First look: Game Design merit badge (and how you can help!)

A new merit badge rewarding you for creativity, fun, and strategy? I’m game.

Your Scouts will be too when the Game Design merit badge debuts next year.

Approved and listed on my Guide to New Merit Badges for a month now, the new badge is in mid-development. But lucky for you, I got a sneak peek from Janice Downey, senior innovation manager with the BSA.

And there’s more good news: If you’re attending the 2013 National Scout Jamboree, you can help get the Game Design merit badge off the ground.

Here’s the scoop:

How to help

Are you among the creative folks who get paid to design games? Or is game design one of your hobbies?

If so, you’re exactly who the BSA needs to help get this merit badge off the ground.

Janice and her team of professionals and volunteers need staff members to help introduce Scouts to Game Design MB at the next summer’s national Scout jamboree at the Summit Bechtel Reserve in West Virginia.

If you’re planning to serve on staff — either full- or half-time — contact Janice to find out how you can help be among the first to deliver this exciting merit badge.

What kinds of games?

Janice says Game Design MB will allow Scouts to focus on one (or more) of these kinds of games:

  • Electronic (games for computers, game systems, or mobile devices)
  • Outdoor/Athletic (sports or games like capture the flag)
  • Tabletop (dice-based games, board games, card games)
  • Pen and Paper or Role-Playing Games

Awesome! Including different types of games means the BSA will reach Scouts with different interests. It also keeps the merit badge accessible for Scouts who don’t  have reliable access to a computer — while not limiting a tech-savvy Scout from creating the next Angry Birds-type hit.

What will Scouts learn?

Janice says that in addition to creating and testing an actual, playable game, Scouts will learn:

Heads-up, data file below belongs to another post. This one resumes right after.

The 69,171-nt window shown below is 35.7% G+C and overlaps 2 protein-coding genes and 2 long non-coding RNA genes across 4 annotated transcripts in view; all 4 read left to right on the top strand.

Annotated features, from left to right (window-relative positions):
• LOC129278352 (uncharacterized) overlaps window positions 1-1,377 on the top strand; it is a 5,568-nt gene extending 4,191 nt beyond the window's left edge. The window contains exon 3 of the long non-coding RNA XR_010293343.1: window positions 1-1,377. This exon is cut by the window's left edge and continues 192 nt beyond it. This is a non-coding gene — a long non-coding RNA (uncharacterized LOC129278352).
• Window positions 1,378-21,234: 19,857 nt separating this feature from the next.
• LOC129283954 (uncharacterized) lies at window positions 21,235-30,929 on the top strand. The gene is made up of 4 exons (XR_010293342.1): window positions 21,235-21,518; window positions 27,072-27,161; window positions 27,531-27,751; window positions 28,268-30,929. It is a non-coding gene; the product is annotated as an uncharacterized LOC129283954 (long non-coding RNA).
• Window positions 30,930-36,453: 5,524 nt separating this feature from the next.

• How to think critically about certain games
  • What makes games fun
  • Important game terms
  • How to design and implement rules
  • Problem solving
  • And more!

When will it debut?

No exact launch date has been set, but it will make a big splash at the 2013 National Scout Jamboree.

What do you think?

Give me your thoughts on the Game Design MB and how it will help your Scouts develop knowledge and skills that will help them become Prepared. For Life.  Tell me in the comments below.


  1. I’m the president of a small game company (table-top game). I know I’ll be one of the first to sign up to counsel this merit badge. I’ll also be at the 2013 Jamboree as a 1st Assistant Scoutmaster.

  2. I’m the publisher of a book about board game design by some top tabletop folks, including Richard Garfield, Steve Jackson, Mike Selinker, and others. I know a volume like that would be a useful resource for scouts in this context. Is there such a thing as a reading list or tools list for the merit badge?

  3. I think this is a really Cool! MB. I can’t wait for my son to be old enough and ready to join boy Scouts! My only thought is this: It seems new Merit Badges come out fairly often, while the Cub Scouts don’t seem to get new Belt Loops and pins about every 10 years or so? Why can’t there be an equivelent Belt Loop and or Pin for some of the new Mertin Badges?

    • Stevie, actually there are new Cub Scout Belt Loops & Pins. In fact there in the past few years 13 new ones added, including Video Games Academics Belt Loop & Pin.

  4. Great idea! My game dev partner and I support a young scout who’ll be at Jamboree 2013. He’s already keen on game design, so I’m sure he’ll be over the moon to hear about this. Thanks for tapping into such an important thing to current scouts in such an inclusive way.